A New Orleans snowball stand worker, described by the FBI as a “self-proclaimed bomb maker,” pleaded guilty to a federal crime Thursday after authorities accused him of agreeing to build an explosive device potent enough to blow up a car.

Sam D. Schulman, 31, admitted to one count of “maliciously conveying false information,” a felony that carries a penalty of up to 10 years in prison. Schulman had claimed he would build the explosive device while “knowing that information to be false,” Assistant U.S. Attorney Gregory Kennedy said.

Schulman agreed to build an explosive device last year and sell it for $125,000 to a federal informant for the purpose of blowing up a car, according to the FBI. The authorities said he went as far as going to a Lowe’s store on Elysian Fields Avenue to buy materials investigators said could have been used in building a bomb.

At one point during the investigation, Schulman agreed with an informant that the device should be “just enough to destroy the car,” court documents show, adding he was not “trying to be on ‘60 Minutes.’ ”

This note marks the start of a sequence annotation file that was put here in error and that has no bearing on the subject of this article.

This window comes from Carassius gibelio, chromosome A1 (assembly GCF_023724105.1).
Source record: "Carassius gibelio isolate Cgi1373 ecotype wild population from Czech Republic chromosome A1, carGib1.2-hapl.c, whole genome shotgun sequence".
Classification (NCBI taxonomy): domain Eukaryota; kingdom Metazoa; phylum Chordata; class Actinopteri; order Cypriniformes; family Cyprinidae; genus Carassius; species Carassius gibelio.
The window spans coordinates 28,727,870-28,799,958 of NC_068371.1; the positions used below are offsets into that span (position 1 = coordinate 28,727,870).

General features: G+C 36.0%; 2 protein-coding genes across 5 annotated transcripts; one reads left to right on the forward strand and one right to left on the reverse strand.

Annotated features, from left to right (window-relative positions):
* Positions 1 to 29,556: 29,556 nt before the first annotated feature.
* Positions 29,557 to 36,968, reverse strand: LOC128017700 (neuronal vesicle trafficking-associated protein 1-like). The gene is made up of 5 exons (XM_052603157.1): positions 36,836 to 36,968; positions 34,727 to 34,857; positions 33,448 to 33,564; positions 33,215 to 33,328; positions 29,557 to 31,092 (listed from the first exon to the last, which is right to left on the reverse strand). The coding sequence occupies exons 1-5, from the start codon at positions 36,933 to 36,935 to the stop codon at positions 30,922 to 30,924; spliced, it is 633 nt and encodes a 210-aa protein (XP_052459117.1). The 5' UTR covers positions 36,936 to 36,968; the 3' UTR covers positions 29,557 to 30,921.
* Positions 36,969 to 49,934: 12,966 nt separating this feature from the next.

Prosecutors said a confidential source first contacted Schulman in May 2013 at a snowball stand on Canton Street in New Orleans. Schulman asked the source to meet him later to discuss buying explosives, according to court records. In October, the informant met with Schulman at his home on Spain Street to discuss the bomb, which Schulman said “would be made with regular items obtainable in a grocery store.”

“Schulman assured the (informant) that the materials would not be traceable,” FBI Agent Ronald Reed wrote in a criminal complaint.

A week later, the informant clarified that Schulman was to provide a bomb and not just instructions on how to make one.

Schulman told the informant “he intended to use C-4 as an explosive charge” Reed wrote, “and explained that the bomb would be attached to the underside of a vehicle.”

Schulman was taken into custody in early November, shortly after authorities concluded he had been conferring with a former soldier who had received explosives training, according to an affidavit in support of a search warrant.

Michael Anderson, special agent in charge of the FBI’s local office, said at the time of the arrest that the public had not been in danger “and our team was able to make a successful arrest before Schulman had the opportunity to execute his plan.”

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